My Take on Mobile Upgrades June 2018


Well-known member
Jan 4, 2018
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Technology matures... We saw the PC expand and reach a performance point where the differences between the best and worst PC's were tiny. Then users stopped upgrading as they once did...

Apps on our Android smartphones will perform exactly the same on the best or worst smartphones. So why buy an expensive smartphone? Small differences: display quality, display size, camera, expandable storage are the core points of differentiation. A phone with the highest RAM spec today can have more apps and web pages open. The time it takes an app to load on the best or worst smartphone is infinitely small, and download speed is more a reflection of your network or WiFi quality. If a smartphone is your exclusive online access, then the best phones make sense.

Why do manufacturers upgrade phones annually? If you have purchased a smartphone within the last year or two, then you are not the specific target of this years new phones. Only recently has smartphone ownership surpassed 60% in North America and Western Europe. Manufacturers are still attracting new, first time buyers of smartphones in significant growth numbers. Like the PC industry, only once smartphone ownership peaks, would it make sense for manufacturers to stop creating annual model updates.

The annual or biannual market for $1000 phones worldwide is tiny. Most consumers don't think of their long term tech costs. In ten years, the hardware cost of such an upgrade frequency is obviously $5000 to $10,000. Granted, you could recover some cash by selling your old phone.

The soon to arrive 5G LTE networks may provide a small 'upgrade boom' but it is my guess that 5G modems will begin to arrive in smartphones long before widespread 5G networks exist.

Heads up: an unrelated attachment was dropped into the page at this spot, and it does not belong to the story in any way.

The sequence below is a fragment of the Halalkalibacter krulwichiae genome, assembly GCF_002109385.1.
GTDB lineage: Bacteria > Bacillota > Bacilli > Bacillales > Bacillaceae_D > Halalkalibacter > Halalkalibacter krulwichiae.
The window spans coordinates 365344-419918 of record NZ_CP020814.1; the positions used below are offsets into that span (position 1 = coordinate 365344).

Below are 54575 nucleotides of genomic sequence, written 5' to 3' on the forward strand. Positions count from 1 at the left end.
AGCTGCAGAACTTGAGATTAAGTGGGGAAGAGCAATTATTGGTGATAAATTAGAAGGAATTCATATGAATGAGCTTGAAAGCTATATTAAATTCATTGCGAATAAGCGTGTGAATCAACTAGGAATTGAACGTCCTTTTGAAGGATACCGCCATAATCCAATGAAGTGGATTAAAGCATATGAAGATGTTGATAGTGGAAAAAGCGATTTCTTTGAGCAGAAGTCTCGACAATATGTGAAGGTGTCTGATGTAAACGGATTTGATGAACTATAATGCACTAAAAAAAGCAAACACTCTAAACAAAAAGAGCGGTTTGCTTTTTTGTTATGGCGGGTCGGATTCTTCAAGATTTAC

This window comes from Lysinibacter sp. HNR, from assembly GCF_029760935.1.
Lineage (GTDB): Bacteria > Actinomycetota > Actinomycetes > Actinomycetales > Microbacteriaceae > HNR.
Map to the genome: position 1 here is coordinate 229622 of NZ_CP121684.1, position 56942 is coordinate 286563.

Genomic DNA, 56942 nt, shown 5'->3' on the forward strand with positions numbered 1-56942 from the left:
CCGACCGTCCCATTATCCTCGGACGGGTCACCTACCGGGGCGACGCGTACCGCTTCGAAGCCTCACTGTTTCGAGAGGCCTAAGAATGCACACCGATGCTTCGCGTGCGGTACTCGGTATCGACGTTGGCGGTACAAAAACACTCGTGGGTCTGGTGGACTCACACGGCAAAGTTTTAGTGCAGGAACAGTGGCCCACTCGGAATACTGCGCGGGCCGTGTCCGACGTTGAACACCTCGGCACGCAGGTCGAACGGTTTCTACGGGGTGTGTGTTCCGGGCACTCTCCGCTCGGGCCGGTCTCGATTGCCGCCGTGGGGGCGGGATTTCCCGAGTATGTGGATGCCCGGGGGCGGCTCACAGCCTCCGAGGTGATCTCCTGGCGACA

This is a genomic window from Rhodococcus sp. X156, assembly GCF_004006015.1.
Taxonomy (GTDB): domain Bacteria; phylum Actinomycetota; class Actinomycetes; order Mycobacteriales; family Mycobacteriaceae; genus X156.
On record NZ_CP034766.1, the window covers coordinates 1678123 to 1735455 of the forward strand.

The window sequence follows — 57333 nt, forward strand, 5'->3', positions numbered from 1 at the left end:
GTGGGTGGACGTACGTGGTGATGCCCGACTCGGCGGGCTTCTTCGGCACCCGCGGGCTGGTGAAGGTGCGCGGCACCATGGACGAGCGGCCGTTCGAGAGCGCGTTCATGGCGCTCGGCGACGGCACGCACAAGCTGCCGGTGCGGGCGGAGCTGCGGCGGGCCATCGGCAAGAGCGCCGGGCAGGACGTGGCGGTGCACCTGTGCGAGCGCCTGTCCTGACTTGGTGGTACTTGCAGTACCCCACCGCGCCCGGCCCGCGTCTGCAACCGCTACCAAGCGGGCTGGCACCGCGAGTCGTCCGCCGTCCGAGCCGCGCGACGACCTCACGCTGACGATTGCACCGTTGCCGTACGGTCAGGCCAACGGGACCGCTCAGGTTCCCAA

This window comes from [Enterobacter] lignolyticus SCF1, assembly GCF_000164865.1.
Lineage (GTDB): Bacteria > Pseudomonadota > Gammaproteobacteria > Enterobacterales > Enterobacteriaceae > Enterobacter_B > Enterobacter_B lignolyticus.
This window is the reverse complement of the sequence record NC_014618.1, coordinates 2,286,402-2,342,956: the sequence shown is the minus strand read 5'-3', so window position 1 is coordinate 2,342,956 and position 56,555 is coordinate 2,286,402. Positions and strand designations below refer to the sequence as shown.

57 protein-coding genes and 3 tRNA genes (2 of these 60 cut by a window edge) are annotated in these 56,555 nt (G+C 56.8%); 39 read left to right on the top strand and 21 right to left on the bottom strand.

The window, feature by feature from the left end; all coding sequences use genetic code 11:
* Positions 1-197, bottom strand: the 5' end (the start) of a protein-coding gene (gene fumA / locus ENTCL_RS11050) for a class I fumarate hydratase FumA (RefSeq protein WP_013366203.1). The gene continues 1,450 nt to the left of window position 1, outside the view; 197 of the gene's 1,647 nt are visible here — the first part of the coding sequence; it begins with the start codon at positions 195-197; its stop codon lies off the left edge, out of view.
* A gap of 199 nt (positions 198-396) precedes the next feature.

Will some users always upgrade? Sure... Some users genuinely get excited about non core upgrades like a minor camera improvement or a better positioned fingerprint unlock sensor.

Fierce competition... My guess is that the differences between the best and worst Android smartphones will continue to narrow. As spec differences narrow, market leading Samsung will continue to lose their dominant position. The largest predictor of a manufacturers success will be whether or not mobile carriers offer their phone for sale. 90% of North Americans get their smartphones from their carriers because of finance, repair convenience, and insurance options. The number of manufacturers will contract once ownership growth is maxed.

The smartphone industry has not finishing growing, but manufacturers are already noticing limits to their asking prices.

Peak technology? In my opinion, not yet.... But soon. Faster networks will come, and there is room to squeeze more camera performance... But only so much you can do in the space appointed to a smart phone camera. No core functions.... Like a front display fingerprint unlock, will soon arrive. A folding phone is still promised... Perhaps 4K displays will expand, if for no other reason than VR.


Retired Moderator
Feb 12, 2012
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It depends on the user. I upgraded only for the security of the fingerprint sensor. Only to have a method of counterfeiting a fingerprint released. My next upgrade will probably be in 2021, when I will no longer be getting updates to my Pixel 2. Or maybe sooner or later, depending on hardware. (If they come out with a phone that uses EEG for security, I want one.)

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